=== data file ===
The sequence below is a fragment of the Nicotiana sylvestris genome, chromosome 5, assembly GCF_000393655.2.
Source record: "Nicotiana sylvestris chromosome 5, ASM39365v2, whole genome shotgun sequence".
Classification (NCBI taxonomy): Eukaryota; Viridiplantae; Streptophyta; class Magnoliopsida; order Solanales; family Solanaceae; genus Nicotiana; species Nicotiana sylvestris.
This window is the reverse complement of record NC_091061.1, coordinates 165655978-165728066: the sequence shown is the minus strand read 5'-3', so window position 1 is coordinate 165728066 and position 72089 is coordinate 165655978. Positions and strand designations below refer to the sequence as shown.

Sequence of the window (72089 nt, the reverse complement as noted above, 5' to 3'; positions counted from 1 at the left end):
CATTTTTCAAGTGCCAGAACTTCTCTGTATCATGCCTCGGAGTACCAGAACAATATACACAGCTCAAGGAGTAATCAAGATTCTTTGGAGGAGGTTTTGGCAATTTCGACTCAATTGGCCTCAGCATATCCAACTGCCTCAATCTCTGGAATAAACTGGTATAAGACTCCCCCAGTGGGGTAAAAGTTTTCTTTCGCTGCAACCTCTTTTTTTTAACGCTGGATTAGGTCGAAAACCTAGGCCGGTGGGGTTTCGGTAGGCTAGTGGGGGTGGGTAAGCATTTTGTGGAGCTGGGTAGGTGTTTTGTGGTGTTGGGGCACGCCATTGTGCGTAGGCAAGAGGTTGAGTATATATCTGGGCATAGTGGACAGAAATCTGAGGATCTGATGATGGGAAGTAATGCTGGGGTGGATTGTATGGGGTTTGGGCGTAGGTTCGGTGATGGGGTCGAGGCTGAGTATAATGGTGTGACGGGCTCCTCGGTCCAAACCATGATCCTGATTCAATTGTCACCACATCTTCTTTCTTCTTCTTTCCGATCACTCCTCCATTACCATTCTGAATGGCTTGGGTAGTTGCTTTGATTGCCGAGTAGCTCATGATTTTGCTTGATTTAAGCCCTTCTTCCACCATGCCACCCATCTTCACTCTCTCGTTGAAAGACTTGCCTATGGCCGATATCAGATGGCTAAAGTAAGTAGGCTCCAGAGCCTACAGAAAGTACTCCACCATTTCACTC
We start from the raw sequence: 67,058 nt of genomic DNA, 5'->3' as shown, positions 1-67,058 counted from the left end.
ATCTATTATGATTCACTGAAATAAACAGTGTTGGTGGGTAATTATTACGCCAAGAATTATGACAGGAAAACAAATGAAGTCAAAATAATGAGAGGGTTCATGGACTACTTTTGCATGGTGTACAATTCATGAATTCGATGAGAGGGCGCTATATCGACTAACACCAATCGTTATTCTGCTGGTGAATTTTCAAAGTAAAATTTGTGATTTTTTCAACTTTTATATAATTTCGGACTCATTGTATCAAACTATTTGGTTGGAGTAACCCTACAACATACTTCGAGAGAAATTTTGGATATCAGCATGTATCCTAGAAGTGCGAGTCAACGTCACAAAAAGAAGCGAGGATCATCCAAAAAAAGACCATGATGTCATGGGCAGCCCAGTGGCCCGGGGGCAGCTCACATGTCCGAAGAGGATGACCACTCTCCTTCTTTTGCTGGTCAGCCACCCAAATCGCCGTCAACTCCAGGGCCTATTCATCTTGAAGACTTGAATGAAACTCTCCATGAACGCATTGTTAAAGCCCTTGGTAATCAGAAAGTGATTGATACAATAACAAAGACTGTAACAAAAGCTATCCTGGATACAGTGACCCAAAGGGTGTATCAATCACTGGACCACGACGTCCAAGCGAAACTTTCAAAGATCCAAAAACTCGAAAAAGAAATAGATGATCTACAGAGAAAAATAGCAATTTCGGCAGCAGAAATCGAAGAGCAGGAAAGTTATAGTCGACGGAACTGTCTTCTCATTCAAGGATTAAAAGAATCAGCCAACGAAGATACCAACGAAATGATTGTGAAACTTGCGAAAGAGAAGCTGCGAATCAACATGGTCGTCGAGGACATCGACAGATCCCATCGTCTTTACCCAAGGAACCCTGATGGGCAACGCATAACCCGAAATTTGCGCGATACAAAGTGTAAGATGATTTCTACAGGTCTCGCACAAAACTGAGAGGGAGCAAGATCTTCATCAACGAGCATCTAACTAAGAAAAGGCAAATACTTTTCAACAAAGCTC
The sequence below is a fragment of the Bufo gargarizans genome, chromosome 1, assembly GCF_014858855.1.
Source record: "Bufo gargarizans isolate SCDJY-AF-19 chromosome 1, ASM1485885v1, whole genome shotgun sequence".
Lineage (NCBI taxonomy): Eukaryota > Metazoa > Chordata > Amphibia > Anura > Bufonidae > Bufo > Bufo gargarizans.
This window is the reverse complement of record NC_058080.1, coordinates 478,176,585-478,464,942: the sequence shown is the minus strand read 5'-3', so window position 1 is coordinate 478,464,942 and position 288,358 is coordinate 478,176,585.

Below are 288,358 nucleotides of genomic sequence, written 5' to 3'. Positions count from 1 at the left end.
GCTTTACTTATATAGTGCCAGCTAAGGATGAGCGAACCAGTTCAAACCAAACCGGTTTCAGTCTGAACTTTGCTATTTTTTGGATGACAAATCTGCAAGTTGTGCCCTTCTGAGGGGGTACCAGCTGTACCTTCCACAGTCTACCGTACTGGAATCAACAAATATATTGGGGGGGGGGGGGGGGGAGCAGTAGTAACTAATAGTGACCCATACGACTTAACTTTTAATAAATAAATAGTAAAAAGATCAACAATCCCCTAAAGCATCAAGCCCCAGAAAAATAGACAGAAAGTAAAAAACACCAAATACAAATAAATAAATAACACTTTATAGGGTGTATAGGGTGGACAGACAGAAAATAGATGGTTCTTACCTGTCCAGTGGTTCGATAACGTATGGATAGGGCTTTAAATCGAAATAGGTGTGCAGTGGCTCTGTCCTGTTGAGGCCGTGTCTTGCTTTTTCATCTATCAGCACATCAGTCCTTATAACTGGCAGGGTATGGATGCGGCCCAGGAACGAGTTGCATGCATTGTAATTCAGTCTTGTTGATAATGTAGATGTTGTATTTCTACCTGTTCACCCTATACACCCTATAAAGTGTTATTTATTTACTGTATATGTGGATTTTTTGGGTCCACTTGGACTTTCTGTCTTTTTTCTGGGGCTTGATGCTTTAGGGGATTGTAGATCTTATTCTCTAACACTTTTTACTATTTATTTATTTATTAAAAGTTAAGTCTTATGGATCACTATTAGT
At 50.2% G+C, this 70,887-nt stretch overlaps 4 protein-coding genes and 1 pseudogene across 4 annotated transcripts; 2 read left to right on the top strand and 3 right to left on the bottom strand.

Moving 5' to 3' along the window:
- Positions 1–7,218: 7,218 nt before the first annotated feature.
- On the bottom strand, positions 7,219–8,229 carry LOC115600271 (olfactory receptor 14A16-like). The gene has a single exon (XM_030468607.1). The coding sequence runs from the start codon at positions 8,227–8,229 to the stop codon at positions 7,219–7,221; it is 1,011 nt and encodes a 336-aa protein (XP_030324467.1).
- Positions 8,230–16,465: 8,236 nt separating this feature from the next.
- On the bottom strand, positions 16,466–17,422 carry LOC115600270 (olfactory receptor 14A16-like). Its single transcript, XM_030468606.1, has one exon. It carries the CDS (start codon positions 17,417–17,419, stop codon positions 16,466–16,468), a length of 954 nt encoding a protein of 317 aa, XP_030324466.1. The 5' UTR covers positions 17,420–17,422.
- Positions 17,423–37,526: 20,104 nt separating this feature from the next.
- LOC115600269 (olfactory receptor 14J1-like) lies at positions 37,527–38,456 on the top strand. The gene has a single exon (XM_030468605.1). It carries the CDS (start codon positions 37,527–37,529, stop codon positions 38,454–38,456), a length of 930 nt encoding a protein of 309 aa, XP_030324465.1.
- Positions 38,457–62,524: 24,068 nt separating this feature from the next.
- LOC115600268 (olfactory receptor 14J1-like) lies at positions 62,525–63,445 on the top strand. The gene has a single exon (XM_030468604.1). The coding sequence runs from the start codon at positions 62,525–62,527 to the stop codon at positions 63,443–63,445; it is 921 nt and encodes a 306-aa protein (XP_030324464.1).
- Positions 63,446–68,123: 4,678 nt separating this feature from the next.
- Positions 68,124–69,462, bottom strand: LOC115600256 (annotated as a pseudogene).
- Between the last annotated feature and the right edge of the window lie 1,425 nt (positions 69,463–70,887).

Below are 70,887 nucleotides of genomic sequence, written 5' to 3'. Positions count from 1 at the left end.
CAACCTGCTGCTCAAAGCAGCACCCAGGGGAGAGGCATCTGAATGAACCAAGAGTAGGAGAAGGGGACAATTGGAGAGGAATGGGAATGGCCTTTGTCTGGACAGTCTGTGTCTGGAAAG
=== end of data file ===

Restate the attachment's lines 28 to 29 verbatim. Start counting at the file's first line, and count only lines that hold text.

Below are 70,887 nucleotides of genomic sequence, written 5' to 3'. Positions count from 1 at the left end.
CAACCTGCTGCTCAAAGCAGCACCCAGGGGAGAGGCATCTGAATGAACCAAGAGTAGGAGAAGGGGACAATTGGAGAGGAATGGGAATGGCCTTTGTCTGGACAGTCTGTGTCTGGAAAG